Given the significantly detrimental impacts of superficial labeling, what can we actually do about it? As truly spiritual persons, how do we get better at reading all human labels far more carefully? It begins by separating people from their current, presumed, and obvious contexts for a moment. I’ve written extensively in the past that context is everything. I’ve stated that it’s very problematic to view human actions, human faith and belief, and human behaviors without first striving to understand the surrounding contexts. If that’s the case, then how do we now separate people (and their stories of misfortune) from their underlying contexts? It all sounds self-contradictory on the surface of things. But it really isn’t, in truth. For the key here is in the notion of ‘presumed’ and ‘obvious’ as they relate to context. It’s not the person’s context that is unhelpful. Instead, it’s our underlying superficial assumptions around these contexts. It’s all quite theoretical without an example, so here’s one for our consideration.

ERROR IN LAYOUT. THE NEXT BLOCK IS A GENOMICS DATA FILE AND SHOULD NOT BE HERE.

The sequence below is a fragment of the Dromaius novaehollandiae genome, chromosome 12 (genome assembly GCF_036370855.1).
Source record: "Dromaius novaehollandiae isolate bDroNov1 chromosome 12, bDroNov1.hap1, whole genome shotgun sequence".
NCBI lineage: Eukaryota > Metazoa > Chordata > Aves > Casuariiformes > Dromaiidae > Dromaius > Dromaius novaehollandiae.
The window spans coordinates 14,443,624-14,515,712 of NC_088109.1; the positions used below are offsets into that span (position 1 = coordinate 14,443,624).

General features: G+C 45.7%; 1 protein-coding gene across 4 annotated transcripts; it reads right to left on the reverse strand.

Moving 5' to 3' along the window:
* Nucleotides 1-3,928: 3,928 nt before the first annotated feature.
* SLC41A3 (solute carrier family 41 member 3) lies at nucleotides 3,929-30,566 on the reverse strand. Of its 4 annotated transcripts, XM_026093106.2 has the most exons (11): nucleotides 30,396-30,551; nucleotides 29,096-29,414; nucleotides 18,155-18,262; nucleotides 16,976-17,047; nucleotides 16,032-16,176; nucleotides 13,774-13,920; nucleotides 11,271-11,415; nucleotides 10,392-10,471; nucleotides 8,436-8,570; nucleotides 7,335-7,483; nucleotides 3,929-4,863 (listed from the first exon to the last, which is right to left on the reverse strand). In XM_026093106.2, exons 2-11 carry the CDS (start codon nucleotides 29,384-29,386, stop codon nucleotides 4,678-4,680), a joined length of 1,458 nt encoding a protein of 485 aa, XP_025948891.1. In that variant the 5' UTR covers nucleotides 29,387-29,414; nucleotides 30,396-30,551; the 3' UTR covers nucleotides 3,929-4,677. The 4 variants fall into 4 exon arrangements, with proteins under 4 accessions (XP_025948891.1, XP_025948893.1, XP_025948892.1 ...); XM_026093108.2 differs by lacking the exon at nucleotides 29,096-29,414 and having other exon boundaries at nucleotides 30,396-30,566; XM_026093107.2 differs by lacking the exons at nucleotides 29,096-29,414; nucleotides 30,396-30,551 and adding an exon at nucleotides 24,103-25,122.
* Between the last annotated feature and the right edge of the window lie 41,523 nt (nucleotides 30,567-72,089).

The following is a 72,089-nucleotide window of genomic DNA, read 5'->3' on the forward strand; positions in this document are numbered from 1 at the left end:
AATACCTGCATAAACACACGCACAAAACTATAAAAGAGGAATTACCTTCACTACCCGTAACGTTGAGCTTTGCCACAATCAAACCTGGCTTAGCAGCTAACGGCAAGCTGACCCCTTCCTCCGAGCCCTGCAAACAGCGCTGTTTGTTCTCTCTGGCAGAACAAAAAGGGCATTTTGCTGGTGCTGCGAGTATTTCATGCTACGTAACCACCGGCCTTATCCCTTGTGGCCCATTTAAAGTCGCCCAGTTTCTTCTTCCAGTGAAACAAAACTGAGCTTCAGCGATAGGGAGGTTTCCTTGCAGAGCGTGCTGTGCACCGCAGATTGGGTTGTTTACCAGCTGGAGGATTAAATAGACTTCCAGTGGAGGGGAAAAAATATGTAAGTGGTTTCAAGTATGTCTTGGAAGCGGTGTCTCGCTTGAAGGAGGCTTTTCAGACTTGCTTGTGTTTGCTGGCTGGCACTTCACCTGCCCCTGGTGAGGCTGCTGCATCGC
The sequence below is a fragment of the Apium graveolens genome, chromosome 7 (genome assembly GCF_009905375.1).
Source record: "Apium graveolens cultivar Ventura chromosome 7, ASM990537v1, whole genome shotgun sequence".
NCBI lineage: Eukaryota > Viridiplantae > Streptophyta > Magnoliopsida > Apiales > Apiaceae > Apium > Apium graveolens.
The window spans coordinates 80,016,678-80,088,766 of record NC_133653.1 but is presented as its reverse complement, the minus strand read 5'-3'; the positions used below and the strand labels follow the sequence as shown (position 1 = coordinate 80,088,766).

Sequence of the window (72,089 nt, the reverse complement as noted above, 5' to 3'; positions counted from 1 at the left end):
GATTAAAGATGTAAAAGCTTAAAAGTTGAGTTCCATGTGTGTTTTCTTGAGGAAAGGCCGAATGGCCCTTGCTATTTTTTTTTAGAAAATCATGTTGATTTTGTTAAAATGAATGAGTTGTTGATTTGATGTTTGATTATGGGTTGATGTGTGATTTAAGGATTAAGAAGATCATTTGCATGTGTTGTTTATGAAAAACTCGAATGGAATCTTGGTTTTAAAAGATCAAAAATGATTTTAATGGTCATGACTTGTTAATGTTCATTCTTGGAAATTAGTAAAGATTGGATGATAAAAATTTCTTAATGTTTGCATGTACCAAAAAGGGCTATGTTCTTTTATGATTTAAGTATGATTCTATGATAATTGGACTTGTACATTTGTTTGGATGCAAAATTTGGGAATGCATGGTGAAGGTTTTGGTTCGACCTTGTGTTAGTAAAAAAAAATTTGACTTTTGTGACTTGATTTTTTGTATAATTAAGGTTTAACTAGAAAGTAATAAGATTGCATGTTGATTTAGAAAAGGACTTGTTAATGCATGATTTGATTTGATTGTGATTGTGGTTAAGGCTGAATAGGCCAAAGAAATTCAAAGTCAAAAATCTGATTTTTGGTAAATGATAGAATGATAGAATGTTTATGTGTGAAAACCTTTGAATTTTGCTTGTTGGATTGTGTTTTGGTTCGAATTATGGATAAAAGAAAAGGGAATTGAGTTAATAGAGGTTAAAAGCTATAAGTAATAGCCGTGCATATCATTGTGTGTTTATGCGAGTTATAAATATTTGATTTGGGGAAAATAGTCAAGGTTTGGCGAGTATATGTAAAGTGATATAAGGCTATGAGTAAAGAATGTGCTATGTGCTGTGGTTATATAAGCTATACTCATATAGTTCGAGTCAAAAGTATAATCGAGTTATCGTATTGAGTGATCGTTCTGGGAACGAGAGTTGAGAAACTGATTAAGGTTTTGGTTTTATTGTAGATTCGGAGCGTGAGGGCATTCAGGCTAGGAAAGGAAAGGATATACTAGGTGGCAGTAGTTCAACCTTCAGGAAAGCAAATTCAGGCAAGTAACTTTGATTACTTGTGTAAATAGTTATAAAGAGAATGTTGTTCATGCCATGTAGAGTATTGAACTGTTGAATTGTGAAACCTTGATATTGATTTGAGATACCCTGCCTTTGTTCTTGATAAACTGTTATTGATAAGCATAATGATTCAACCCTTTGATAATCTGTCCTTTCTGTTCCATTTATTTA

Imagine, for a moment, that you casually hear some negative rumors about a teenaged young man of color living in an abjectly poor inner city neighborhood. He is being raised by his grandmother. That’s the ‘top-line’ context. But it’s tragically, but readily, far too possible for some of us to take the next disconnected step. The step that, in turn, assumes that the young man must have been neglected or abandoned by his parents. That he’s therefore an under-achiever in school. That he is troubled. Probably involved in a neighborhood gang somehow. That he’s never likely to make it out of there. The problem here is obvious: the superficial context and our corresponding assumptions around it are patently false. This becomes evident to us only if we turn the box over and actually read the label carefully. And learn that this young man is an honor-student at his school despite the enormous challenges that he faces. That he is living with his grandmother because she lives in a safer area with a far better school. That he works part-time to help his grandmother make ends meet and to save up for college. And that he’s also active in his local church.